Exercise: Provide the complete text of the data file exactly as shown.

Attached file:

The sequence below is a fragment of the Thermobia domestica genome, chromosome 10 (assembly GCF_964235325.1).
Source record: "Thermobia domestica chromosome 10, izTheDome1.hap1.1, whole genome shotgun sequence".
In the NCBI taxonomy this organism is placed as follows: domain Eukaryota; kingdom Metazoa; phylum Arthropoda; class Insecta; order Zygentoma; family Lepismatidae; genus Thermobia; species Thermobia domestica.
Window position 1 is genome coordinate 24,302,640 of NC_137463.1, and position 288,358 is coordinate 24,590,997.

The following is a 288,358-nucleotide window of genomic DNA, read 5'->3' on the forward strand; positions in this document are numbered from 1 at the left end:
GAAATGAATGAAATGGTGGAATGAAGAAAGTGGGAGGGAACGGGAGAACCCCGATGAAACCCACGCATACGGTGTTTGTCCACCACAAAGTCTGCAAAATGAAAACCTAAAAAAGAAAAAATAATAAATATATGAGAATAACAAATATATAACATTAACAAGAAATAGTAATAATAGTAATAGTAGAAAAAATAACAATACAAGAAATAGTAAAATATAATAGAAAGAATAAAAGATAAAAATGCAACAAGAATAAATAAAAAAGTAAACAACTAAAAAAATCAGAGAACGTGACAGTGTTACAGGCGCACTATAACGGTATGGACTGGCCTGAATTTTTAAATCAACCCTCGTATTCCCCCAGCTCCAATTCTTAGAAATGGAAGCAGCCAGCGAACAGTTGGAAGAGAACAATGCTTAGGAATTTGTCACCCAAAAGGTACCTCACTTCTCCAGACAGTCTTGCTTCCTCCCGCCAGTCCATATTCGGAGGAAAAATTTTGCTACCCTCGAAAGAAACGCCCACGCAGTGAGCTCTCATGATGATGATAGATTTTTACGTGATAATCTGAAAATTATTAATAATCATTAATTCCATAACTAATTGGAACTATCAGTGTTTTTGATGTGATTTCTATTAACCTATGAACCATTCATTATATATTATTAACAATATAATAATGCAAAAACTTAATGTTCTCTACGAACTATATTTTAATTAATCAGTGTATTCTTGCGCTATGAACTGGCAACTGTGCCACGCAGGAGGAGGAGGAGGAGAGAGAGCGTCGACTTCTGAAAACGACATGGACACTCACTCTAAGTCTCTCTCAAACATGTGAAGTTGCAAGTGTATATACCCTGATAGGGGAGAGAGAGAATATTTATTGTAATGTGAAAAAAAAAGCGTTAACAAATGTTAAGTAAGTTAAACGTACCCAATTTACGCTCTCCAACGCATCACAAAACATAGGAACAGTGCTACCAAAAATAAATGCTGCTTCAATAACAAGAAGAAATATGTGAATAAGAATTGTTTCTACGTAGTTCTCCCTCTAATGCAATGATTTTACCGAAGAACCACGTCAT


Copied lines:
The sequence below is a fragment of the Thermobia domestica genome, chromosome 10 (assembly GCF_964235325.1).
Source record: "Thermobia domestica chromosome 10, izTheDome1.hap1.1, whole genome shotgun sequence".
In the NCBI taxonomy this organism is placed as follows: domain Eukaryota; kingdom Metazoa; phylum Arthropoda; class Insecta; order Zygentoma; family Lepismatidae; genus Thermobia; species Thermobia domestica.
Window position 1 is genome coordinate 24,302,640 of NC_137463.1, and position 288,358 is coordinate 24,590,997.

The following is a 288,358-nucleotide window of genomic DNA, read 5'->3' on the forward strand; positions in this document are numbered from 1 at the left end:
GAAATGAATGAAATGGTGGAATGAAGAAAGTGGGAGGGAACGGGAGAACCCCGATGAAACCCACGCATACGGTGTTTGTCCACCACAAAGTCTGCAAAATGAAAACCTAAAAAAGAAAAAATAATAAATATATGAGAATAACAAATATATAACATTAACAAGAAATAGTAATAATAGTAATAGTAGAAAAAATAACAATACAAGAAATAGTAAAATATAATAGAAAGAATAAAAGATAAAAATGCAACAAGAATAAATAAAAAAGTAAACAACTAAAAAAATCAGAGAACGTGACAGTGTTACAGGCGCACTATAACGGTATGGACTGGCCTGAATTTTTAAATCAACCCTCGTATTCCCCCAGCTCCAATTCTTAGAAATGGAAGCAGCCAGCGAACAGTTGGAAGAGAACAATGCTTAGGAATTTGTCACCCAAAAGGTACCTCACTTCTCCAGACAGTCTTGCTTCCTCCCGCCAGTCCATATTCGGAGGAAAAATTTTGCTACCCTCGAAAGAAACGCCCACGCAGTGAGCTCTCATGATGATGATAGATTTTTACGTGATAATCTGAAAATTATTAATAATCATTAATTCCATAACTAATTGGAACTATCAGTGTTTTTGATGTGATTTCTATTAACCTATGAACCATTCATTATATATTATTAACAATATAATAATGCAAAAACTTAATGTTCTCTACGAACTATATTTTAATTAATCAGTGTATTCTTGCGCTATGAACTGGCAACTGTGCCACGCAGGAGGAGGAGGAGGAGAGAGAGCGTCGACTTCTGAAAACGACATGGACACTCACTCTAAGTCTCTCTCAAACATGTGAAGTTGCAAGTGTATATACCCTGATAGGGGAGAGAGAGAATATTTATTGTAATGTGAAAAAAAAAGCGTTAACAAATGTTAAGTAAGTTAAACGTACCCAATTTACGCTCTCCAACGCATCACAAAACATAGGAACAGTGCTACCAAAAATAAATGCTGCTTCAATAACAAGAAGAAATATGTGAATAAGAATTGTTTCTACGTAGTTCTCCCTCTAATGCAATGATTTTACCGAAGAACCACGTCAT